As a physician, I find President Donald Trump's flawed leadership skills to be manifest with his botched COVID-19 response.
He claimed it to be a "foreign" virus, but microbes know no nationalities or boundaries.
Trump said we might get "about 12 cases" in the United States, but modeling of worst-case scenarios predicts more than a million times that.
He claimed it a "hoax," but it has now stricken hundreds of thousands worldwide and counting -- including in La Crosse County.
He said there would be a vaccine and treatment "in a few months," which is physically impossible.
Trump claimed to know nothing about closing the agency responsible for pandemic management, but is on record talking about why he did so.
His emergency declaration came after public health authorities (including the person who headed the Ebola containment program) stated this should have happened a month ago.
He appointed a czar (Vice President Mike Pence) and adviser (son-in-law Jared Kushner) who have no public health or microbiology background to lead the work.
China instituted a rapid response of testing and containment, and their cases peaked two weeks after numbers started to rise due to these efforts.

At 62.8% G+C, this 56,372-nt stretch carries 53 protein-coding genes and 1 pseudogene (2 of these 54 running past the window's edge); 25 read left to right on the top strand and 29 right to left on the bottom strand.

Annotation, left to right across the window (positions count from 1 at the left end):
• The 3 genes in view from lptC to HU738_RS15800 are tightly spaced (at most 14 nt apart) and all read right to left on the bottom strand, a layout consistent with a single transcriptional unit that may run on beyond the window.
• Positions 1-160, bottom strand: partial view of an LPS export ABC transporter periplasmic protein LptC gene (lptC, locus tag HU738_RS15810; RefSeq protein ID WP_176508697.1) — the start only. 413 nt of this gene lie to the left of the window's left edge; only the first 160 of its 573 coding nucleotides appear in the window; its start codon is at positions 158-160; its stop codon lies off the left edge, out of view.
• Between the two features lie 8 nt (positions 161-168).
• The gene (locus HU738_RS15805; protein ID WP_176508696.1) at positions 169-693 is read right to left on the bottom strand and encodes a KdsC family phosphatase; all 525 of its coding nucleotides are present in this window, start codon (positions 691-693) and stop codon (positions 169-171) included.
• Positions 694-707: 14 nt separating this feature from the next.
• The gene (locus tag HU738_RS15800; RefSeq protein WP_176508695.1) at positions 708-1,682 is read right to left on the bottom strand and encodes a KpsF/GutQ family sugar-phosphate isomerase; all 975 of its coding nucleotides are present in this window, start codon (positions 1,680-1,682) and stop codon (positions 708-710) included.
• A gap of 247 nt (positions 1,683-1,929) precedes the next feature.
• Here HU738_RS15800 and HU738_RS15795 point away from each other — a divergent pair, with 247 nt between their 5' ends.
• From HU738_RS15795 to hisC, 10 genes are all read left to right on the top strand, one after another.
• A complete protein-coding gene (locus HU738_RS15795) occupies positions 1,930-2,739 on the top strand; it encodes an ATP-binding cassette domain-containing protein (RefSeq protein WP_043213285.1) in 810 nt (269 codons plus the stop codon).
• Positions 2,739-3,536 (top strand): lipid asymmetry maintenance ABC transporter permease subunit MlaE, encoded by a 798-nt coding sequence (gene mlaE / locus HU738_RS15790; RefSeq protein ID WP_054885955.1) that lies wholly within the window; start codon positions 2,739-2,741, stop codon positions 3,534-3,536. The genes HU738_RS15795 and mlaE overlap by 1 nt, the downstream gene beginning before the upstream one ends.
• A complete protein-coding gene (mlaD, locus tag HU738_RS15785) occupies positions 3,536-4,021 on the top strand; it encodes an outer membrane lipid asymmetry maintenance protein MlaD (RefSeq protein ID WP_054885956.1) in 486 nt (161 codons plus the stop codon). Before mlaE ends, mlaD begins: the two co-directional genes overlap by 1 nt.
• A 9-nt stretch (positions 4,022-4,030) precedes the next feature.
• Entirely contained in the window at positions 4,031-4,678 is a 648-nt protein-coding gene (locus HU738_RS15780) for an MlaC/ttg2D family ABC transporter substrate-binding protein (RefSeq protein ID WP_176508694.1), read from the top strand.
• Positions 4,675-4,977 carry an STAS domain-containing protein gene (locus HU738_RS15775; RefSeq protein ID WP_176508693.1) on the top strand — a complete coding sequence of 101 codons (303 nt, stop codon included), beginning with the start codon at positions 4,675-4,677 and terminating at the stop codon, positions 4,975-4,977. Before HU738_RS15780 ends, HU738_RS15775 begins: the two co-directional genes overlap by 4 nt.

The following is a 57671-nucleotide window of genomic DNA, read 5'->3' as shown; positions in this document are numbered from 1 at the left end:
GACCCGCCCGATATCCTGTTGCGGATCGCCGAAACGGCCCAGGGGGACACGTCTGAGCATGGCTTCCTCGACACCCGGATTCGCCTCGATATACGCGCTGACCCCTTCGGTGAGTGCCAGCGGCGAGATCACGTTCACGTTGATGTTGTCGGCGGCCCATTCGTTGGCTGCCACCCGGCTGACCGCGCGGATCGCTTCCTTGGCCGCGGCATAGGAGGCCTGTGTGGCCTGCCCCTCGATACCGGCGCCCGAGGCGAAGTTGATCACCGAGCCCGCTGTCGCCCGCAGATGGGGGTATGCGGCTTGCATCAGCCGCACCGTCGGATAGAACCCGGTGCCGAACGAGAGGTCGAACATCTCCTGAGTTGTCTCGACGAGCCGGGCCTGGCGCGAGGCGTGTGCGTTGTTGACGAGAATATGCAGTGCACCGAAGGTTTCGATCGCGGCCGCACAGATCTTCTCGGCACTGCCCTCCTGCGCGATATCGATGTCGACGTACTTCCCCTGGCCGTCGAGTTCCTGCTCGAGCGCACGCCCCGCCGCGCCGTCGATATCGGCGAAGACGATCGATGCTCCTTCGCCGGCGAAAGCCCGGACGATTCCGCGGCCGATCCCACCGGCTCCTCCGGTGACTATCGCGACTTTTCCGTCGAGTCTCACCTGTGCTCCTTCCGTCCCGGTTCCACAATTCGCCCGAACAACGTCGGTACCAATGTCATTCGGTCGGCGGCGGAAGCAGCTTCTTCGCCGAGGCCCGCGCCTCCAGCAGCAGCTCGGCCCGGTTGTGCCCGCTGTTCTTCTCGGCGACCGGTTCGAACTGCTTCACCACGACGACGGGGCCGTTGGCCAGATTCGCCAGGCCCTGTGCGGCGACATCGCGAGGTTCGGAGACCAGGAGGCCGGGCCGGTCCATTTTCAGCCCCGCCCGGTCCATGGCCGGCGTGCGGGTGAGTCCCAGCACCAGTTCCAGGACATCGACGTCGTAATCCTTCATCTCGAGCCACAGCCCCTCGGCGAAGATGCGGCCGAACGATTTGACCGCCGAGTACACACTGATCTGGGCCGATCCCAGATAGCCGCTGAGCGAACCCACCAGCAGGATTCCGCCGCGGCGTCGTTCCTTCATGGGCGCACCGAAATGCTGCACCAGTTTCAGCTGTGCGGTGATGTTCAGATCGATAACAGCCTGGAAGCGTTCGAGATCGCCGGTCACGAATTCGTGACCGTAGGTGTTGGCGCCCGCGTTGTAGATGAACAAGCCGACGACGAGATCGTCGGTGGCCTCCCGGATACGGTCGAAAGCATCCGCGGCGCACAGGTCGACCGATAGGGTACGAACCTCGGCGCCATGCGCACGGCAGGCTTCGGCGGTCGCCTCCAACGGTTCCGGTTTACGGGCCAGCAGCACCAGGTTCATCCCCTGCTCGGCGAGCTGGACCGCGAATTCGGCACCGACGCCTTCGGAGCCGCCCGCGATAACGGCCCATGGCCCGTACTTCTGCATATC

Trump claims that his efforts have contained the spread in the U.S., and by the above mathematical model, we should be reaching that peak. If this fails to happen, which looks exceedingly likely, then he is wrong about his plan.
Trump's leadership style of intimidation and misinformation may work with humans, but not against germs. Lesson learned - don't believe what he says.
I am a Wisconsin native living and working abroad in Switzerland, which like the United States is facing the Coronavirus outbreak.
During the past three weeks there has been rapid escalation of prevention measures, starting first with companies restricting travel and asking employees to work from home, followed by the government cancelling large events and school, limiting restaurant capacities, and closing the borders. These measures are not unlike those in the U.S.
Most remarkable is the irrational hysteria blanketing social media. The news media is not overstating the severity of the outbreak.
Italy recently reported 368 new deaths, and my own county in Switzerland reported 700 new cases – this is serious.
The government is not infringing on our rights by closing businesses and asking everyone to stay home; they are trying to limit the spread of the virus in order to manage an overwhelmed health-care system. People are not sicker in Europe due to socialized medicine. Switzerland’s health-care system is akin to the U.S. system, and there is still a significant outbreak.
Everyone must take a moment to reflect on the fact that this virus cares not of your personal or professional obligations or political affiliation.